Parveen P. Gupta
It may have taken him a few weeks, but Parveen Gupta is finally beginning to understand how Washington, D.C. operates.
He’ll have the remainder of the academic year to learn a lot about the U.S. Securities and Exchange Commission (SEC), the regulatory agency responsible for reigning in corporate malfeasance.
It’s there, inside the Beltway and within the SEC, where Gupta just began a one-year leave of absence from Lehigh to serve as an academic accounting fellow with the agency’s division of corporation finance.
For Gupta, there’s no better place to be.
“It’s an incredibly exciting opportunity for me,” said Gupta. “The position is designed so that I can explore a lot of different interests, and I certainly don’t want to limit myself while I’m here.”
Gupta’s charge is to help the commission tackle timely business issues like management reporting on internal controls, an issue addressed under the Sarbanes-Oxley Act of 2002. He’s also being asked to investigate unusual corporate accounting, auditing and financial reporting questions.
For example, he’s already begun to scrutinize financial statements and public company filings for financial improprieties.
For Gupta, it’s a natural progression from the classroom to the regulatory environment.
Currently, Gupta is an associate professor of accounting with Lehigh’s College of Business and Economics. He teaches a spectrum of accounting issues ranging from corporate governance, to risk management, to corporate financial reporting (which he teaches to Lehigh’s graduate business students).
A truly innovative professor
He’s been recognized by his peers in higher education for teaching these subjects in rather unconventional ways. This past year, Gupta was honored with the highly prestigious Innovation in Accounting Education Award from the American Accounting Association for his “Corporate Governance and Business Risk” course, taught to students enrolled in Lehigh’s Masters in Accounting Program.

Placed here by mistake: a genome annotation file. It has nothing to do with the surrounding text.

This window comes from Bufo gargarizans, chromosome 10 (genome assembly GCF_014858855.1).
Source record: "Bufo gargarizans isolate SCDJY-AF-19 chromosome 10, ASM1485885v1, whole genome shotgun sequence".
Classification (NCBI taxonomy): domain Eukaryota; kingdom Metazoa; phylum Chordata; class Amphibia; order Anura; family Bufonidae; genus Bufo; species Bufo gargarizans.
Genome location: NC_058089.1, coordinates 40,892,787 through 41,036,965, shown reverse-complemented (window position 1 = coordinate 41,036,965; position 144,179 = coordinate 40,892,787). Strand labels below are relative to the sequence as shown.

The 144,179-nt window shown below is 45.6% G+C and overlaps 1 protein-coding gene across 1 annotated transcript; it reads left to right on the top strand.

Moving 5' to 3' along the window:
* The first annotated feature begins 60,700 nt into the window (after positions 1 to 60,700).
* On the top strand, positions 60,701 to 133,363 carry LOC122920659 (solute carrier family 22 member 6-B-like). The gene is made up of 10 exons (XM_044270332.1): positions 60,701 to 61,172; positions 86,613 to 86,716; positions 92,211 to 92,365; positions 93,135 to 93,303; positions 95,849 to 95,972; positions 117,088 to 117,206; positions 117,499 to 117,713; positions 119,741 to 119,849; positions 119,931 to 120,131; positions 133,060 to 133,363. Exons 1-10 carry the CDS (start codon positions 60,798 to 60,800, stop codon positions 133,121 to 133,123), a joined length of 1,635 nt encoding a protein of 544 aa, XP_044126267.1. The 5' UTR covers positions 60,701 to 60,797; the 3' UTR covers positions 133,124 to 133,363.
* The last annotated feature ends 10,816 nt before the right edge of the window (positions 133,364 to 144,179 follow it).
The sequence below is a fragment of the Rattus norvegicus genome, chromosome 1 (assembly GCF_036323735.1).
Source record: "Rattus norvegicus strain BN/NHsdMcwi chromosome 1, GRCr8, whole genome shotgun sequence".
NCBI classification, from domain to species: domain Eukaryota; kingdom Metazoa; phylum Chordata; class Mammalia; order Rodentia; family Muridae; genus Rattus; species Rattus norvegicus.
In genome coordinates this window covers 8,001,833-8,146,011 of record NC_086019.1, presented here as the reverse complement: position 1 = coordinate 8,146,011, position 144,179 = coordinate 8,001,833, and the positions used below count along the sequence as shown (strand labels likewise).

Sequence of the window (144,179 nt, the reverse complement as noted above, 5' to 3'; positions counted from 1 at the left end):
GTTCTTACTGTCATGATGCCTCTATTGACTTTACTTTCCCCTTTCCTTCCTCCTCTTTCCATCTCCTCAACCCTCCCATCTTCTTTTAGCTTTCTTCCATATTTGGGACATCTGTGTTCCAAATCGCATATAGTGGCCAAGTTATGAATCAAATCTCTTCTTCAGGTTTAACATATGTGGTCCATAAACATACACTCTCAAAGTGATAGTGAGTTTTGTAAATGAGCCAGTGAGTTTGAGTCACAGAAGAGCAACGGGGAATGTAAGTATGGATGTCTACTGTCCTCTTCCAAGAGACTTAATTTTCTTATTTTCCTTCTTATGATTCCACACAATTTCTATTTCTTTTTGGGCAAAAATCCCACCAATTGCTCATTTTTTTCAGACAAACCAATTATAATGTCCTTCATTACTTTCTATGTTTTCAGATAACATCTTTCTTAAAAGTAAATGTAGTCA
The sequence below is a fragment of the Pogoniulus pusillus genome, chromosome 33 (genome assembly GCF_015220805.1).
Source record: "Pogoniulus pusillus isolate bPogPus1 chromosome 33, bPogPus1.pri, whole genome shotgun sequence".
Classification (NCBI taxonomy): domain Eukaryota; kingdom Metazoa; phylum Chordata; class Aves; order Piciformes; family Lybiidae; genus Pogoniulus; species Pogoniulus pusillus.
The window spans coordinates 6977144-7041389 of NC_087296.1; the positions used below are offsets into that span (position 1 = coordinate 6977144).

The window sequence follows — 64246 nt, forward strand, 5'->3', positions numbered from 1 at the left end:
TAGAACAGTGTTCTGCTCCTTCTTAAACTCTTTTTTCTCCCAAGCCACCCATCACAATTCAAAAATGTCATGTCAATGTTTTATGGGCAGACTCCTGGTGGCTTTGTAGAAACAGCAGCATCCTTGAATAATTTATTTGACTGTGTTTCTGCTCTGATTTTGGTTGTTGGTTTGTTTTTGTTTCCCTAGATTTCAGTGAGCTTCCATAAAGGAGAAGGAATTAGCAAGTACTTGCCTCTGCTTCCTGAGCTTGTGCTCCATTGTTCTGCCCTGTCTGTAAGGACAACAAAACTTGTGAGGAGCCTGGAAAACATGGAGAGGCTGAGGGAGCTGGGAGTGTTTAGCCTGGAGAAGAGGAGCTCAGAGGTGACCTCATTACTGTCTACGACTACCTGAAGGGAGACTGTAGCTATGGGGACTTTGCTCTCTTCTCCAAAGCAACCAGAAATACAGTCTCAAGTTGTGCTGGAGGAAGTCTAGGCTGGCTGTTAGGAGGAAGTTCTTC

And this spring, Gupta conducted a research study for the Institute of Management Accountants (IMA) on Internal Control Reporting under Section 404 of the Sarbanes-Oxley Act. The research study is scheduled to be published by the IMA sometime during early fall 2006.
IMA plans to use the findings of Gupta’s research to develop a risk and control assessment framework for public companies. It will provide leaders in corporate management with practical and cost-effective guidance on how best to comply with the much talked-about internal control reporting requirement under Sarbanes-Oxley legislation.
If it sounds a little intimidating, it is. That’s why top-notch academics like Gupta are being asked to work more collaboratively with industry and the regulatory organizations.
“In the wake of financial scandals and the recent controversy surrounding stock options back dating, the U.S. accounting profession is under increased scrutiny,” said Gupta. “As academic scholars, we need to pursue more contemporary and managerially-focused research that reveals practical solutions for industry and our regulatory bodies.
“We’re trying to promote and to enhance financial transparency and corporate governance in companies that are raising capital in U.S. markets,” he added.
So Gupta’s appointment with the SEC is especially timely.
“Parveen’s appointment is great news for Lehigh and its College of Business and Economics,” said Tom Hyclak, interim dean at the college. “More than anything else, this is an indicator of the expertise of our faculty and their ability to do state-of-the-art research—research that is meaningful for public policy and business practice.”
But the implications for learning inside the classroom are just as significant to Hyclak.
“It’s really a wonderful learning opportunity that will benefit his students and colleagues on his return,” Hyclak added. “He’ll be in a great position to be a thought leader on corporate governance and Sarbanes-Oxley regulation, two incredibly important and timely issues that future business leaders—our current students—will have to live by.”
Gupta is just one of five academic fellows joining the SEC for the 2006-2007 academic year, but he is the only fellow to partner with the agency’s division of corporation finance.